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Use the Live Editor to Accelerate Exploratory Programming

The following is an example of how to use the Live Editor to accelerate exploratory programming. This example demonstates how you can use the Live Editor to:

  • See output together with the code that produced it.

  • Divide your program into sections to evaluate blocks of code individually.

  • Include visualizations.

  • Experiment with parameter values.

  • Summarize and share your findings.

Load Highway Fatality Data

The Live Editor displays output together with the code that produced it. To run a section, go to the Live Editor tab and select the Run Section button. You can also click the blue bar that appears when you move your mouse to the left edge of a section.

In this example, we explore some highway fatality data. Start by loading the data. The variables are shown as the column headers of the table.

load fatalities
fatalities(1:10,:)
ans = 10×8 table
                            longitude    latitude    deaths    drivers    vehicles    vehicleMiles    alcoholRelated    urbanPopulation
                            _________    ________    ______    _______    ________    ____________    ______________    _______________

    Wyoming                 -107.56      43.033      164       380.18     671.53       9261            54               65.226         
    District_of_Columbia    -77.027      38.892       43       349.12      240.4       3742            12                  100         
    Vermont                 -72.556      44.043       98       550.46     551.52       7855            20               38.196         
    North_Dakota              -99.5      47.469      100       461.78     721.84       7594            35               55.807         
    South_Dakota            -99.679      44.272      197        563.3     882.77       8784            76               51.923         
    Delaware                -75.494      39.107      134       533.94     728.52       9301            48               80.021         
    Montana                 -110.58      46.867      229       712.88     1056.7      11207           100               54.031         
    Rhode_Island            -71.434      41.589       83       741.84      834.5       8473            41               90.936         
    New_Hampshire           -71.559      43.908      171       985.77     1244.6      13216            51               59.181         
    Maine                   -69.081      44.886      194       984.83     1106.8      14948            58               40.206         

Calculate Fatality Rates

The Live Editor allows you to divide your program into sections containing text, code, and output. To create a new section, go to the Live Editor tab and click the Section Break button. The code in a section can be run independently, which makes it easy to explore ideas as you write your program.

Calculate the fatality rate per one million vehicle miles. From these values we can find the states with the lowest and highest fatality rates.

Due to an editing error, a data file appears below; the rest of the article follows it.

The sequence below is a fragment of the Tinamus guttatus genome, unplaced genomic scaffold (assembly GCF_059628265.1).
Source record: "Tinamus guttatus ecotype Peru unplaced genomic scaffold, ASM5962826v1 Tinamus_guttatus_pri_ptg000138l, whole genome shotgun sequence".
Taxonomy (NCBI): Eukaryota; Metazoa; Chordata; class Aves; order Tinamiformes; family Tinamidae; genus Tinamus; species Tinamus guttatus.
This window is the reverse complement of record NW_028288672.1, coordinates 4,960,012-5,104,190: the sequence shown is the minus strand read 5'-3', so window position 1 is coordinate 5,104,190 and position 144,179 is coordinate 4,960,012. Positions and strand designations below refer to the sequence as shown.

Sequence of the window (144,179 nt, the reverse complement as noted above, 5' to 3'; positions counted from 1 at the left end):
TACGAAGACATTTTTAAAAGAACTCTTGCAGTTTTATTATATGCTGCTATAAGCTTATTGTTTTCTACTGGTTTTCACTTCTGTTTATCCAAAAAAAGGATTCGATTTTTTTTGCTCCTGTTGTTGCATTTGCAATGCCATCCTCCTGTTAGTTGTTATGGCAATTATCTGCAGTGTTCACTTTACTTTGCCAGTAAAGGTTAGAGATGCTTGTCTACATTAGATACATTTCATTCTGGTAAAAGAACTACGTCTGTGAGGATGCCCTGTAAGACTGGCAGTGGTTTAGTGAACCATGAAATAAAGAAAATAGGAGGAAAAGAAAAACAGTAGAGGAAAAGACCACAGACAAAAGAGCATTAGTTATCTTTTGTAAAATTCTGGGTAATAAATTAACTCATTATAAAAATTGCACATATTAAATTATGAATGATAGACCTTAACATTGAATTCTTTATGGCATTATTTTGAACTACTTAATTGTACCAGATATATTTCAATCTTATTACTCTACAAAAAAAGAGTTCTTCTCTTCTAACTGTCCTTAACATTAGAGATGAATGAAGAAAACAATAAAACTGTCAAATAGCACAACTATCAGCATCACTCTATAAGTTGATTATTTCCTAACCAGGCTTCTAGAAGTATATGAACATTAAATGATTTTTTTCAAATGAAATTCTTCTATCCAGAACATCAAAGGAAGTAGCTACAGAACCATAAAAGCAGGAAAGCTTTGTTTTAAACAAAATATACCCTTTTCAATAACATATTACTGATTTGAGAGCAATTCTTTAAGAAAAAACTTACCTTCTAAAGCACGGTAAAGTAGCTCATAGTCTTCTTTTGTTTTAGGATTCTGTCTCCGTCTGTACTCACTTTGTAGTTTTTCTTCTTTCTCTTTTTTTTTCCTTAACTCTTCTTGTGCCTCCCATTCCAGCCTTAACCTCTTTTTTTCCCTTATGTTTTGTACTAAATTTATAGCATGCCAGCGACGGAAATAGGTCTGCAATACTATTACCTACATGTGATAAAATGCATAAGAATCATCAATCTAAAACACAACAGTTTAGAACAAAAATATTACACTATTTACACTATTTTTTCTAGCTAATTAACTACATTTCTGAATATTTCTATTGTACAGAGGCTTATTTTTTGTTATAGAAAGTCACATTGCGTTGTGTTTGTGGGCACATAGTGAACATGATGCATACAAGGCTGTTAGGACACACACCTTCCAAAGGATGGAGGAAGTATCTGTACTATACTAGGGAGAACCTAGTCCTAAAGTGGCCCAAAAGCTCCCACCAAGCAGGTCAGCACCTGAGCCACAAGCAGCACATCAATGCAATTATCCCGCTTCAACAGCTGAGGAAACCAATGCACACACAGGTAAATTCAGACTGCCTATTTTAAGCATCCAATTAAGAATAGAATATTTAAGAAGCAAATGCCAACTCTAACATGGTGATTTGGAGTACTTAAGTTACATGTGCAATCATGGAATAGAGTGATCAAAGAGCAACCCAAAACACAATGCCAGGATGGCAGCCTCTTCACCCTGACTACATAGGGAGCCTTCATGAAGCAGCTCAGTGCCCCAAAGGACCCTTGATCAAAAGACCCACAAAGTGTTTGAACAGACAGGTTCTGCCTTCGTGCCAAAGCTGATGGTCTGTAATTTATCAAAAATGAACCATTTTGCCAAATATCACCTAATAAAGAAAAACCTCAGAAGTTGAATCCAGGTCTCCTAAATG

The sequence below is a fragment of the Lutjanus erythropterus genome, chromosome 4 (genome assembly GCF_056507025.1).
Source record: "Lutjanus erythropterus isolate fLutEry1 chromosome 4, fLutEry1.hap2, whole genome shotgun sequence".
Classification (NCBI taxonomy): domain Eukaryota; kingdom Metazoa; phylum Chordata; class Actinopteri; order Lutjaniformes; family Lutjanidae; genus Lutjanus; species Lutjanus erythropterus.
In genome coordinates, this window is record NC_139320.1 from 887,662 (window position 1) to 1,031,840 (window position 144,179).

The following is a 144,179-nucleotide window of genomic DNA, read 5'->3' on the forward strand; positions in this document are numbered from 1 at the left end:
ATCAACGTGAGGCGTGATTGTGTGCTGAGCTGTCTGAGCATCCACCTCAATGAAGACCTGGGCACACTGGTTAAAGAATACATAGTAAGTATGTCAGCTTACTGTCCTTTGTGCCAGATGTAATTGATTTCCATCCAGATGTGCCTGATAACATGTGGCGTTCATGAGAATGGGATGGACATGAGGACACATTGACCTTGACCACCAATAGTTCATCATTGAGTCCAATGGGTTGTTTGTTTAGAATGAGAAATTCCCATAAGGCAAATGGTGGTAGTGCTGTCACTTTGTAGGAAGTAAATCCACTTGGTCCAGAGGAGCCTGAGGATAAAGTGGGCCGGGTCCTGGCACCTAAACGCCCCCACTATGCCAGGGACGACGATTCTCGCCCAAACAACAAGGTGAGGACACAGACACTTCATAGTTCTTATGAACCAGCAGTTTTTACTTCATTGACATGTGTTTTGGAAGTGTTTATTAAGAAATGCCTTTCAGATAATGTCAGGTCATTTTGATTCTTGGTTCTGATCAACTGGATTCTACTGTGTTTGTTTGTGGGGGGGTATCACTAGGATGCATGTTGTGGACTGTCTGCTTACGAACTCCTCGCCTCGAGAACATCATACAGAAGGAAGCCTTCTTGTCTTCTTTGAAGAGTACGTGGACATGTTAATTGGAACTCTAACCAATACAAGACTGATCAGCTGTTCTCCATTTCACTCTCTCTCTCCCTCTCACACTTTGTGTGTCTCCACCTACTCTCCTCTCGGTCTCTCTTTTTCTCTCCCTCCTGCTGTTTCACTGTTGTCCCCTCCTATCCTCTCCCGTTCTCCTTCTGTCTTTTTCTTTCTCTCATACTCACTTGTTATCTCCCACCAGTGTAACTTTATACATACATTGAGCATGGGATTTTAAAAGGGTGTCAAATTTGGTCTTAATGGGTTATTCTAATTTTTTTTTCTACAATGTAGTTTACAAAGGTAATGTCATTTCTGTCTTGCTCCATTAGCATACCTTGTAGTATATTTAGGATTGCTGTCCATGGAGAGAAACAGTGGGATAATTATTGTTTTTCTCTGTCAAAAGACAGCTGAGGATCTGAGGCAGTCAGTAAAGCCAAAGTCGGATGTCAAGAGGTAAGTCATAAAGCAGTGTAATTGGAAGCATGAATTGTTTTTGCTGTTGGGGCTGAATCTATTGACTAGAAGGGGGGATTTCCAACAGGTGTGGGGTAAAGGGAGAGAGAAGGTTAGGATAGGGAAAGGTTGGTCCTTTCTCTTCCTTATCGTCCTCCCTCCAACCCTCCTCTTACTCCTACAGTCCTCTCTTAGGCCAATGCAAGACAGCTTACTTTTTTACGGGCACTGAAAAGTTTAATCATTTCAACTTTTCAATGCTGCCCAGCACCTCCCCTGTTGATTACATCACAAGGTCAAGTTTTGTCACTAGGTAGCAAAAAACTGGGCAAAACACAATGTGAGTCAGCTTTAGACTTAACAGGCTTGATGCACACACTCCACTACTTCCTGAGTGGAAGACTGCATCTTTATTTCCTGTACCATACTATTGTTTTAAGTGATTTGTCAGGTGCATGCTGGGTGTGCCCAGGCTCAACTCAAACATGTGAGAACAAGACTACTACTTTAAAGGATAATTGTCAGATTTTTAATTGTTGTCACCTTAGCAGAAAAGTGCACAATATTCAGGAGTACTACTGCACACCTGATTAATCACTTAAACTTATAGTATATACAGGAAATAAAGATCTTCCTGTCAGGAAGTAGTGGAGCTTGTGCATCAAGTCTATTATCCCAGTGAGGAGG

states = fatalities.Properties.RowNames;
rate = fatalities.deaths./fatalities.vehicleMiles;
[~, minIdx] = min(rate);                  % Minimum accident rate
[~, maxIdx] = max(rate);                  % Maximum accident rate
disp([states{minIdx} ' has the lowest fatality rate at ' num2str(rate(minIdx))])
Massachusetts has the lowest fatality rate at 0.0086907
disp([states{maxIdx} ' has the highest fatality rate at ' num2str(rate(maxIdx))])
Mississippi has the highest fatality rate at 0.022825

Distribution of Fatalities

You can include visualizations in your program. Like output, plots and figures appear together with the code that produced them.

We can use a bar chart to see the distribution of fatality rates among the states. There are 11 states that have a fatality rate greater than 0.02 per million vehicle miles.

histogram(rate,10)
xlabel('Fatalities per Million Vehicle Miles')
ylabel('Number of States')

Find Correlations in the Data

You can explore your data quickly in the Live Editor by experimenting with parameter values to see how your results will change.

We can experiment with the data to see if any of the variables in the table are correlated with highway fatalities. It appears that highway fatality rates are lower in states with a higher percentage urban population.

varName = 'urbanPopulation';
scatter(fatalities.(varName),rate)         % Plot fatalities vs. selected variable
xlabel(varName)
ylabel('Percent Fatalities per Million Vehicle Miles') 

hold on
xmin = min(fatalities.(varName));
xmax = max(fatalities.(varName));
p = polyfit(fatalities.(varName),rate,1);  % Calculate & plot least squares line
plot([xmin xmax], polyval(p,[xmin xmax]))

Plot Fatalities and Urbanization on a US Map

Summarize your results and share your live script with your colleagues. Using your live script, they can recreate and extend your analysis. You can also save your analysis as HTML or PDF for publication.

Based on this analysis, we can summarize our findings using a plot of fatality rates and urban population on a map of the continental United States.

load usastates.mat
figure
for i = 1:49
    patch(usastates(i).Lon, usastates(i).Lat,'white')
end
daspect([1.4 1 1])
axis tight off
hold on
scatter(fatalities.longitude,fatalities.latitude,2000*rate,fatalities.urbanPopulation,'filled')
c = colorbar;
title(c,'Percent Urban')

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